Apple’s business model is harming job prospects of people in the US and Asia, a study by University of Manchester experts found this week.
The report has been released as Apple’s profits have soared to a record $11.6billion whilst Foxconn, the Taiwanese company that assembles electronic components for Apple and other companies, is struggling to restructure and relocate to lower wage areas.
Apple products have been described as needlessly destroying western jobs by Guardian journalist, Aditya Chakrabortty.
He states that if the California-based corporation manufactured its devices in the US rather than China it could still maintain its world-beating profits.
Professor Karel Williams, Director of the university’s Centre for Research on Socio-Cultural Change (CRESC), who compiled the report, said: “If Apple were willing to accept lower margins, and the assembly labour on the iPhone were onshore and paid at US rates, Apple would still have a gross margin of nearly 50%.”
This leads Professor Williams to inquire: “Why are the assembly jobs in China when the assembly work could be done in the United States if Apple’s profits targets were lower?”
The New York Times reported that when Barack Obama spent an evening with the leading entrepreneurs of Silicon Valley in February 2011, he asked Steve Jobs, then Apple’s CEO, ‘Why can’t that work come home?’, to which Jobs retorted: “Those jobs aren’t coming back.”
The company’s executives are said believe that the US workforce do not possess the ‘flexibility, diligence and industrial skills’ offered by their Asian counterparts.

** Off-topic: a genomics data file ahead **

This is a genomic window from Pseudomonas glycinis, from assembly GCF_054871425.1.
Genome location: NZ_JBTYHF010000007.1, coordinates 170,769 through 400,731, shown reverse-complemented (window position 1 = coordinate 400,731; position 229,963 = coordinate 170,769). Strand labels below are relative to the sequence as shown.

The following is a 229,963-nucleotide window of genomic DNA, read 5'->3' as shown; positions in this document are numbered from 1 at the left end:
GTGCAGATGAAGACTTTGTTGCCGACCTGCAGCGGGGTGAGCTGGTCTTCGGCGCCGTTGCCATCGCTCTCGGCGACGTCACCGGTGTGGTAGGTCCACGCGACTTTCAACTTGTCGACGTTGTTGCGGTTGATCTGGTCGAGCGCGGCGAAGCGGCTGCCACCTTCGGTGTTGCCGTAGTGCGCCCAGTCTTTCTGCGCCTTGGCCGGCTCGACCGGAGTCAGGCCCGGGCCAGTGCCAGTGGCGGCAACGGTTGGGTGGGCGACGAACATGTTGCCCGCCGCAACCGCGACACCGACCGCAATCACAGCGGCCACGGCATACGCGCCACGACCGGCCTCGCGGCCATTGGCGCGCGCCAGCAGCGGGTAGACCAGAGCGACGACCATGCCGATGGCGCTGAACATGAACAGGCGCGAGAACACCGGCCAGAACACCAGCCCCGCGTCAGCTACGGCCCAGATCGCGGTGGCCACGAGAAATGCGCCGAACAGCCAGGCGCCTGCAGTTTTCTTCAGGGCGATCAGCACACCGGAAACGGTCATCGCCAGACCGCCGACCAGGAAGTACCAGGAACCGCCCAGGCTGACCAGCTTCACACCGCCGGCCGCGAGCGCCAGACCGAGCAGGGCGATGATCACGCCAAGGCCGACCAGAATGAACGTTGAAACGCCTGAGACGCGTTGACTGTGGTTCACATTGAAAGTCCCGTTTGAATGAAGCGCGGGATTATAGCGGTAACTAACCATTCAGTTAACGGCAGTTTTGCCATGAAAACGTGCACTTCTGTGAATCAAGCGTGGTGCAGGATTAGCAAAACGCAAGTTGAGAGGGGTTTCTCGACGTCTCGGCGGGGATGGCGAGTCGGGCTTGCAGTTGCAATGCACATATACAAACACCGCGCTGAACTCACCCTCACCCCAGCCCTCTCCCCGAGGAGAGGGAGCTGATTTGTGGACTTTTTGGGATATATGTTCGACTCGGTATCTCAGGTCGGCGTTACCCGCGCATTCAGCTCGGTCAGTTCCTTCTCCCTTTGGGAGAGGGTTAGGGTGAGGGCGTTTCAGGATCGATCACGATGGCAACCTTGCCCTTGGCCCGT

CRESC’s report finds that historically, Asian companies paying low wages and selling their product to high income markets, such as the US and Europe, have benefitted from such contracts.
However, because of the effects of Apple and other companies utilising similar business models, Foxconn is suffering the same fate as unsuccessful manufacturing firms in the West.
The Asian Development Bank stated in a 2010 study into the contemporary version of the iPhone that: “It is the profit maximisation behaviour of Apple rather than competition that pushes Apple to have all iPhones assembled in the People’s Republic of China.”
This leads Chakrabortty to conclude that Apple utilises foreign contracts neither to keep customer’s costs down, as the price of their software is still high; nor for the company’s survival, but to direct ‘ever more money to those at the top of American society.’
Foxconn is compelled to keep all costs to a minimum by Apple and its other contractors, a number of computer and smartphone multinationals.
Eighteen of their employees attempted suicide in 2010, which resulted in 14 deaths. This prompted 20 Chinese universities to compile a report on the company, in which they described the manufacturer as ‘a labour camp’.
Jared Burnstein, who until 2011 was an economic advisor to the US Government, has said of Apple: “If it’s the pinnacle of capitalism, we should be worried.”